By Linda Stamato
The “Fourth of July Quiz,” courtesy of the good-humored Gail Collins, appears in yesterday’s New York Times. It poses this question at the outset:
1. Just before leaving town for its holiday break, the House of Representatives finished up work on: a) The farm bill; b) Fixing the Voting Rights Act; c) Naming a Mississippi River bridge after Stan Musial.
There could easily be many more items on the list, given the irresponsibility of this particular Congress, but let me dwell on one in particular that is missing: the failure to prevent interest rates on federal Stafford loans—the most popular form of college funding—from increasing from 3.4 percent to 6.8 percent, which is about $1,000 per student. (You can find out all you need to know about the student loan rate hike here, courtesy of the Washington Post.
.And the Daily Beast provides a good summary of the complexities of the student loan business here.
The Beast conducted an interview with Sen. Elizabeth Warren (D-Mass.) and reported that she shuddered at the thought of a rate increase. In her opinion, the program, which generates billions in revenue for the government every year, is already “a tax that’s paid by middle-class kids, working-class kids, bootstrappers that are out there trying to make something of themselves” and is badly in “need of reform.”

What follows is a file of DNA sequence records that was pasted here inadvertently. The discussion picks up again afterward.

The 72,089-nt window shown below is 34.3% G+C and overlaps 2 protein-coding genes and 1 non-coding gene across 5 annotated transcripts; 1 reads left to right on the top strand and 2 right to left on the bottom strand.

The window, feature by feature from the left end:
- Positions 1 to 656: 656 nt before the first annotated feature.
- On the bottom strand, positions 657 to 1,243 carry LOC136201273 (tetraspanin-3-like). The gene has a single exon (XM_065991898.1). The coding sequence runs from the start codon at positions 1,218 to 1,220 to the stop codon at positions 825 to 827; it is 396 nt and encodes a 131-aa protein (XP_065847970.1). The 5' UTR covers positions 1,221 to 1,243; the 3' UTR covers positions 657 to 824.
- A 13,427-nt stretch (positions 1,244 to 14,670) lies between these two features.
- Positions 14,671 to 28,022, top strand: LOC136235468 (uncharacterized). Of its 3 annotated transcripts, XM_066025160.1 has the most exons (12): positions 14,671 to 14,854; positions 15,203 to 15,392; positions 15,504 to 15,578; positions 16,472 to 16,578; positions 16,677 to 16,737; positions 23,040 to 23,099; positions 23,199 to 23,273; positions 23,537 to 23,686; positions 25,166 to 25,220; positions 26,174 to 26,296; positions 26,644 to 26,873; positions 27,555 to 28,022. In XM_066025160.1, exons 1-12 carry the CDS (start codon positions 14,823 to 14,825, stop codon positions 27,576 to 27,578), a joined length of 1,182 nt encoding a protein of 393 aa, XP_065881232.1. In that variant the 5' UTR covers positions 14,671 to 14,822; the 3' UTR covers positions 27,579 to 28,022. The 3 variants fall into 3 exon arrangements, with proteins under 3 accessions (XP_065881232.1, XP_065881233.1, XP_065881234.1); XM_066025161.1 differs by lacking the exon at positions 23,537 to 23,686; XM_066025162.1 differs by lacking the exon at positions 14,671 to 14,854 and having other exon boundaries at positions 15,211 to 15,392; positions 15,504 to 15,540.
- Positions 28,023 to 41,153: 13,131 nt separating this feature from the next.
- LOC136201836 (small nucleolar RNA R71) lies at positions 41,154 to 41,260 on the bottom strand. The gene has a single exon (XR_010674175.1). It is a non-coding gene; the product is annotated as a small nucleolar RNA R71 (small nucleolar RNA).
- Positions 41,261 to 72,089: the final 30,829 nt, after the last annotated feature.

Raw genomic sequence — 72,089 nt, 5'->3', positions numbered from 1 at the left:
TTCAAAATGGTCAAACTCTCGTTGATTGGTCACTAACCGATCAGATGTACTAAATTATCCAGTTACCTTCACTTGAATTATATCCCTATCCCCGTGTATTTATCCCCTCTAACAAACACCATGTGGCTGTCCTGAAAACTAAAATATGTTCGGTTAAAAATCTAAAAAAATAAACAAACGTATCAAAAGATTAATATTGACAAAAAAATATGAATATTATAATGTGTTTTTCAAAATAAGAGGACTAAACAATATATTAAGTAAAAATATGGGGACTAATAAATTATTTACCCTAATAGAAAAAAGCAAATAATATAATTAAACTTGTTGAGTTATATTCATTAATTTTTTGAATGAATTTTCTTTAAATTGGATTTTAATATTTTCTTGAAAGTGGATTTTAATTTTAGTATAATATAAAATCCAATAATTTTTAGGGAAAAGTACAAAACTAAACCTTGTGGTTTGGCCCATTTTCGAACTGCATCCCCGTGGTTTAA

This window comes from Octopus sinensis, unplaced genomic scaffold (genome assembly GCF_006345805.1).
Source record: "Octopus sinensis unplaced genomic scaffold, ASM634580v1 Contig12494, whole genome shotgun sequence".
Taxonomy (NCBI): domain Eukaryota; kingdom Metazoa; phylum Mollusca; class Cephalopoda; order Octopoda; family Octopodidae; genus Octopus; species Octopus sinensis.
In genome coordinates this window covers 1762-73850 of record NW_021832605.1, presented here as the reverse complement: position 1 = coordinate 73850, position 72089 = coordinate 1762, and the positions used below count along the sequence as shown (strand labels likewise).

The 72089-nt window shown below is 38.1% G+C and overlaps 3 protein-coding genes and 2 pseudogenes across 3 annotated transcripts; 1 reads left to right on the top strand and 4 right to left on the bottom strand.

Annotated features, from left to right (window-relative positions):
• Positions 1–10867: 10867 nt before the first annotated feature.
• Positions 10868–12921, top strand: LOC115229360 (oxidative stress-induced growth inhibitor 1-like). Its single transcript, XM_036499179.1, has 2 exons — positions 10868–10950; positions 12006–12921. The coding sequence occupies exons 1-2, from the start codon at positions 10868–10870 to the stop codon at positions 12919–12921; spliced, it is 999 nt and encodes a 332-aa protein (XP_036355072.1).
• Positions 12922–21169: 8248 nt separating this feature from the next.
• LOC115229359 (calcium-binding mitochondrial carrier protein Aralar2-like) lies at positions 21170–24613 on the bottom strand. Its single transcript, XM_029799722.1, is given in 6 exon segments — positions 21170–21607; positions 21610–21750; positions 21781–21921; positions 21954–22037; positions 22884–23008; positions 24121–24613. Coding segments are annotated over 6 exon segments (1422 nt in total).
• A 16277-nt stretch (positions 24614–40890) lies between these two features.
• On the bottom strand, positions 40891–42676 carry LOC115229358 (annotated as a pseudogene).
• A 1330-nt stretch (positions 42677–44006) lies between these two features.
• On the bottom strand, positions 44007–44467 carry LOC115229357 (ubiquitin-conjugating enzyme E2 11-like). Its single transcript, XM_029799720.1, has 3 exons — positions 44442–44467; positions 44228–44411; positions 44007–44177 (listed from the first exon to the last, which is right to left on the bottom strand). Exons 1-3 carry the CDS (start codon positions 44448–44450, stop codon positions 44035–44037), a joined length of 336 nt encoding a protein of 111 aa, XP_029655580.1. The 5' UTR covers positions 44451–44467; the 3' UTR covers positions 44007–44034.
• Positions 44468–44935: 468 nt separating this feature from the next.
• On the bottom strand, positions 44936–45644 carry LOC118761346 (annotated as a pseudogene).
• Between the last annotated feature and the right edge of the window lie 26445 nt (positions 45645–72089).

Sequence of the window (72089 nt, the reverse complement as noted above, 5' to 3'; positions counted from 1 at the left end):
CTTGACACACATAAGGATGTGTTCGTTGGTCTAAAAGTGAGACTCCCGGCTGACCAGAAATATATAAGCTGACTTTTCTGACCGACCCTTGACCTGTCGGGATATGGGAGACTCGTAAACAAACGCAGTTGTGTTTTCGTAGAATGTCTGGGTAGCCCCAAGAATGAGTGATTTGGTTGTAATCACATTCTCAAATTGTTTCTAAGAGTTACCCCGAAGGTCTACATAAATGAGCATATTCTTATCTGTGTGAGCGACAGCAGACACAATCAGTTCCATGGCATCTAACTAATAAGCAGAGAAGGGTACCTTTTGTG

But, home they went, our representatives in Congress. They didn’t even pay any mind to the coalition of more than 100 student body presidents, representing more than a million college students, that delivered a petition to them demanding that Congress find “a long-term solution” to the student loan crisis before July 1 and take immediate action to prevent interest rates on key government loans from doubling.
Abandoning young people and caring little, evidently, about the mounting debt they carry—now upwards of one trillion dollars, some $27,000 on average. By their inaction, our representatives are clearly willing to add to that burden.
Let’s back up a bit. I wonder whether there could be any connection to the loss incurred—in terms of campaign support from lobbyists—when President Obama pushed, successfully, to end the cash cow of private lending (backed by public guarantees) that had Republicans (and a few Democrats) fuming?
Here is the back story: The federal student loan program, initially, was intended to inject private capital into the education lending system but, after the credit crisis in 2008, and the threat to the supply of student loans from private lenders, the federal government stepped in as a buyer of federally guaranteed loans; private capital significantly declined. The banks, though, didn’t want to lose the revenue they were receiving and fought fiercely to keep “originating” loans. On the nature of the battle and the outcome look to “Uncle Sam and Sallie Mae need to go their separate ways”, “Financing student loans: No need for a man in the middle”, and “Federal reforms in peril: Lobbyists for the loan
industry ride again.”